In just a few days the High School baseball season will begin. Always an exciting time for me, having coached baseball for so many years during my coaching career. Being retired for quite awhile, I remember the excitement of opening day and the anticipation of another season. One of the sounds of spring baseball in New Jersey was the "ping" off the bat when someone makes contact with the bat on the ball.

Yes, aluminum bats, have been used since the early 1980s and that created that "ping" sound that sent baseballs flying around the field. Well in 2012 spectators and fans around the state will not be hearing that ping anymore. The NJSIAA has adopted the college rule of BBCOR bats. These bats make aluminum bats behave more like their wooden counterparts.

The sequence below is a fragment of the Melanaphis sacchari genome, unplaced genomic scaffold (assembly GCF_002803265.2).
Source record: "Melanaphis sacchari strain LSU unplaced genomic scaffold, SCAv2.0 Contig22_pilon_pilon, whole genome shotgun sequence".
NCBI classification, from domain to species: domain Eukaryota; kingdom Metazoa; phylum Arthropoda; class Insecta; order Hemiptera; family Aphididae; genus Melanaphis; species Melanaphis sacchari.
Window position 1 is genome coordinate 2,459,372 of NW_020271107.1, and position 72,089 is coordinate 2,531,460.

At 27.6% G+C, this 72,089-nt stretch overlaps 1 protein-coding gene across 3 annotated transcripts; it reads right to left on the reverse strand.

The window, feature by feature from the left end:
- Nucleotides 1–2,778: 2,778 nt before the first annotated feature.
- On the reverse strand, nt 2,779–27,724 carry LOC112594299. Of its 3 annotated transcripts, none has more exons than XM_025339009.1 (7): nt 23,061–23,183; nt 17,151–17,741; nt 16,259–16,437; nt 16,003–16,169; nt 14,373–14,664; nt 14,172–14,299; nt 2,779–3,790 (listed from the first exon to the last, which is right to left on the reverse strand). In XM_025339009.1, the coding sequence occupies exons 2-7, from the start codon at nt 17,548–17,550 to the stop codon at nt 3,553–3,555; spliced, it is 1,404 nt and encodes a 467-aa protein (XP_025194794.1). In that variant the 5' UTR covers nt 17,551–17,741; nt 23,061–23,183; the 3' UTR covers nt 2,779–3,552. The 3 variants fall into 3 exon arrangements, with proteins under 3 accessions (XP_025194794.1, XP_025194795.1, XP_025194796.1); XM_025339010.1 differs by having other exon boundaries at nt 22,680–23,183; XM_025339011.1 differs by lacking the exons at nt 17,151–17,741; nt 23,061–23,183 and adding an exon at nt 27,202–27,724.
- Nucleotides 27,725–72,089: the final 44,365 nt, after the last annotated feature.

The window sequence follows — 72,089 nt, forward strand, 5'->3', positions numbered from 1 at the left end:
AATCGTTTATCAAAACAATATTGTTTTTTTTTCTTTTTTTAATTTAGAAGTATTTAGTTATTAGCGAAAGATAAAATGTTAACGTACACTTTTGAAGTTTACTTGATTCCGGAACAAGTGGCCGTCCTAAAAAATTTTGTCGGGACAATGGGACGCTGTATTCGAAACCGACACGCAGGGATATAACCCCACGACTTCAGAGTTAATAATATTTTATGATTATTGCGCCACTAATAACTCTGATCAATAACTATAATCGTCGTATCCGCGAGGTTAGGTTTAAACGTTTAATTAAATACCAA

Now you may ask why this has occurred. Most fans love offense, they love home-runs and 10-9 games, but the dangers that the old aluminum bats created, have brought about the changes.

Every year you would here about someone hit by a line drive off the bat and the injuries mounted. Even fans in the stands at games were injured with foul balls, and that's a red flag.

The college game, where players are bigger and stronger each year, the rule change was needed. They adopted the BBCOR last year and dramatic results occurred. Runs were down, home-runs were down and pitching ERA was significantly lower.

With the new bats, the "sweet spot" has shrunk, leaving approximately a 3"-inch area in the meat of the bat to make solid contact. Under the old bats, there were guys that were able to get away with bad swings and still be good power players. Now you've got to be more consistent. The difference is the testing procedures that measures how the ball comes off the bat after making contact. Too much of a spring effect and thus the ban on alloy metals in the making of bats.

Will this rule change effect the high school game this year? That remains to be seen, but don't expect to hear that "ping" anymore when you go out to see a game. Who knows, but going back to the wood bat may not be too far away.